12 1/2 x 14 1/4 x 13 inches

Inv# 10889

SOLD

Matsui Kōsei (1927-2003), Marbleized vessel with tidal-grass patterning

Matsui Kōsei (1927-2003)

Marbleized vessel with tidal-grass patterning

ca. 1989

Marbleized stoneware

11 1/2 x 12 inches

Inv# 10845

SOLD

Kondō Takahiro (b. 1958), Monolith-Blue Mist

Kondō Takahiro (b. 1958)

Monolith-Blue Mist

2017

Glazed porcelain, cast glass and silver mist glaze

34 x 7 1/2 x 5 inches

Inv# 10748

SOLD

Kitamura Junko (b. 1956), Double-walled vessel

Kitamura Junko (b. 1956)

Double-walled vessel

2004

Stoneware ith black slip glaze, inlaid with white slip glaze

7 x 10 1/2 inches

Inv# 11103

$7,000

Sakiyama Takayuki (b. 1958), Chōtō; "Listening to the Waves"

Sakiyama Takayuki (b. 1958)

Chōtō; "Listening to the Waves"

2018

Stoneware with sand glaze

16 1/2 x 16 x 16 1/2 inches

Inv# 10883

SOLD

Katsumata Chieko (b. 1950), Akoda; Pumpkin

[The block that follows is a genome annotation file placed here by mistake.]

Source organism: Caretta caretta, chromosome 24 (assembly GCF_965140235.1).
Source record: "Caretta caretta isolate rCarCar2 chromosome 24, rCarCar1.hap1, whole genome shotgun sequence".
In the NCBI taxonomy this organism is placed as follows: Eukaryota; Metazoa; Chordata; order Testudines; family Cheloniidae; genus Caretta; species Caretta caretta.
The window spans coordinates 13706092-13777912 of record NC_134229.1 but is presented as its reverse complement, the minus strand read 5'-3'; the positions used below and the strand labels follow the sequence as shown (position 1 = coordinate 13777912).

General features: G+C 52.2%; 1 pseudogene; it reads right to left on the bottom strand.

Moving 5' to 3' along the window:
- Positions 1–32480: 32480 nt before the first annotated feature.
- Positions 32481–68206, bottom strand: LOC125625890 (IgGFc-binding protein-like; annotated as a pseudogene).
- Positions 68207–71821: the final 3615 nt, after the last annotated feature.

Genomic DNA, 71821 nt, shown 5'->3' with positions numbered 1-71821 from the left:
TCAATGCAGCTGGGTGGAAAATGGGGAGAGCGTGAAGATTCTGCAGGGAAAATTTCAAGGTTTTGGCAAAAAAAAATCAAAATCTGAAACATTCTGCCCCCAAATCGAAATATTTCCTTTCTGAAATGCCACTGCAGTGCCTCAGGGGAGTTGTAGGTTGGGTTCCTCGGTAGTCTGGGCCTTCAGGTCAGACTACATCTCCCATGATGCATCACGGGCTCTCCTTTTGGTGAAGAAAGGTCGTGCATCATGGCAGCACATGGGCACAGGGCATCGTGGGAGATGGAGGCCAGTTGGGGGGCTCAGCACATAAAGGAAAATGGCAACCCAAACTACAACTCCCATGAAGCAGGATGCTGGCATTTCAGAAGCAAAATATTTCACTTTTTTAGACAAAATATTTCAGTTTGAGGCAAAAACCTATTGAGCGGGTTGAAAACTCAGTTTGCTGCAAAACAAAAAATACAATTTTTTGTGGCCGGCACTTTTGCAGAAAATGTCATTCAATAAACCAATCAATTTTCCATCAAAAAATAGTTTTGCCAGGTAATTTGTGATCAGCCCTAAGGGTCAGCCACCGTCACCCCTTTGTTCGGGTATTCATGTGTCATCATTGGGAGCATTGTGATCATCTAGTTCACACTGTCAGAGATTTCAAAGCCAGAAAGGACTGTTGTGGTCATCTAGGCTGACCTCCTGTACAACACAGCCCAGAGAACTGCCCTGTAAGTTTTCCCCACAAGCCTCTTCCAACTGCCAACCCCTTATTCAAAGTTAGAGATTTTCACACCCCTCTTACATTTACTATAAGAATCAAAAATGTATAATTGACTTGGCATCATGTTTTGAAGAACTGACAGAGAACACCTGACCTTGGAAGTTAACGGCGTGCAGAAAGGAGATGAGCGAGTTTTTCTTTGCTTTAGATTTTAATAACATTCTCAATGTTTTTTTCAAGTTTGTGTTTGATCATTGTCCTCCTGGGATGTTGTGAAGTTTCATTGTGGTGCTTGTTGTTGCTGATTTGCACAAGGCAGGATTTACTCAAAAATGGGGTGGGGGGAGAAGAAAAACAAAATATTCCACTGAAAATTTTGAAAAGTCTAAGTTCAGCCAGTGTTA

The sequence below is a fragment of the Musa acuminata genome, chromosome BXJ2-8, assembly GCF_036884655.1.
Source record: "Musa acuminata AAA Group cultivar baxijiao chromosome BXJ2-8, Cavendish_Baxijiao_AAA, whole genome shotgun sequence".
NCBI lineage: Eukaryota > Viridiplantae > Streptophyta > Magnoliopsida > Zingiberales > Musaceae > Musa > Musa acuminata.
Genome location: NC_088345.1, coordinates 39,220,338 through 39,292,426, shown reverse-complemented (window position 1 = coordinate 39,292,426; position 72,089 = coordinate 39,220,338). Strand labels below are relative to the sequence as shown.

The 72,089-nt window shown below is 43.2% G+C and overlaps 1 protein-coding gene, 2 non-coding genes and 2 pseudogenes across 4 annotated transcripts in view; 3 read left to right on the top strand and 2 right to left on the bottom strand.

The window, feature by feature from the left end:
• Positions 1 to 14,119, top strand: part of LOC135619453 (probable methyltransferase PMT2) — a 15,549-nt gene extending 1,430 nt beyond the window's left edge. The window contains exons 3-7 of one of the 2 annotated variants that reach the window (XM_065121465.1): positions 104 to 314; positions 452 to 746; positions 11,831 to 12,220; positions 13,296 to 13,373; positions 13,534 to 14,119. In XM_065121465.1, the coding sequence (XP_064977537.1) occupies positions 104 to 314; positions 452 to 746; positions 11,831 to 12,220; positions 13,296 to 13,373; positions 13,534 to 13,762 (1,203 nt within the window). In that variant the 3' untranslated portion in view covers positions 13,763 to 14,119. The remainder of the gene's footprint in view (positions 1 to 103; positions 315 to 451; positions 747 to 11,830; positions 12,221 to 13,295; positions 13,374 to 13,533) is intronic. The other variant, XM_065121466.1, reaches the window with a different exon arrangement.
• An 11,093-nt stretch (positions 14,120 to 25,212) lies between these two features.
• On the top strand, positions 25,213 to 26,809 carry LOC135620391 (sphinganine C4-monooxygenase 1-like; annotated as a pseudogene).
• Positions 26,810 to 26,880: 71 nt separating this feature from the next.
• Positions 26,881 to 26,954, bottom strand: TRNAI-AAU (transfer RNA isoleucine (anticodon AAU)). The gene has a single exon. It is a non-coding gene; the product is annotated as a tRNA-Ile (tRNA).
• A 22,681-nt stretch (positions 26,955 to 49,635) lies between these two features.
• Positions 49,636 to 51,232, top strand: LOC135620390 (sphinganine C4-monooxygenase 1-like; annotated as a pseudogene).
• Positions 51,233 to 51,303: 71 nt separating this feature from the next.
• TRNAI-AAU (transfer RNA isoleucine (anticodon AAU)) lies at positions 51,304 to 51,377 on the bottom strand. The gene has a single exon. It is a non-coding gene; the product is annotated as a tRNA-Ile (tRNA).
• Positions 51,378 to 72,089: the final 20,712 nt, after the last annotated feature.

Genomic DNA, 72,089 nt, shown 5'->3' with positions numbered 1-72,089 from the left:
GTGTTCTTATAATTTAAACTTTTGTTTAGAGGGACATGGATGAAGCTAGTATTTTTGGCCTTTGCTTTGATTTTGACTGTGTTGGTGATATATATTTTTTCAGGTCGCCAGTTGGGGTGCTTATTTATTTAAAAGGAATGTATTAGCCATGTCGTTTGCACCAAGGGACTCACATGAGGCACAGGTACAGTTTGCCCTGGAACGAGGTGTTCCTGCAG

Katsumata Chieko (b. 1950)

Akoda; Pumpkin

2018

Stoneware with matte glazes

11 x 12 x 10 inches

Inv# 10754

SOLD

Tashima Etsuko (b. 1959), Cornucopia 00-VIII

Tashima Etsuko (b. 1959)

Cornucopia 00-VIII

2000

Stoneware and cast glass

16 1/2 x 15 1/2 x 7 inches

Inv# 10848

SOLD

Takeuchi Kōzō (b. 1977), Modern Remains: Intention

Takeuchi Kōzō (b. 1977)

Modern Remains: Intention

2018

Porcelain, lacquer on wood

31 1/4 x 21 1/2 x 16 inches

Inv# 10847

SOLD

Press Release

FOR IMMEDIATE RELEASE
Vessel Explored / Vessel Transformed:
Tomimoto Kenkichi and His Enduring Legacy
MARCH 13 - APRIL 20, 2018
39 EAST 78TH STREET NYC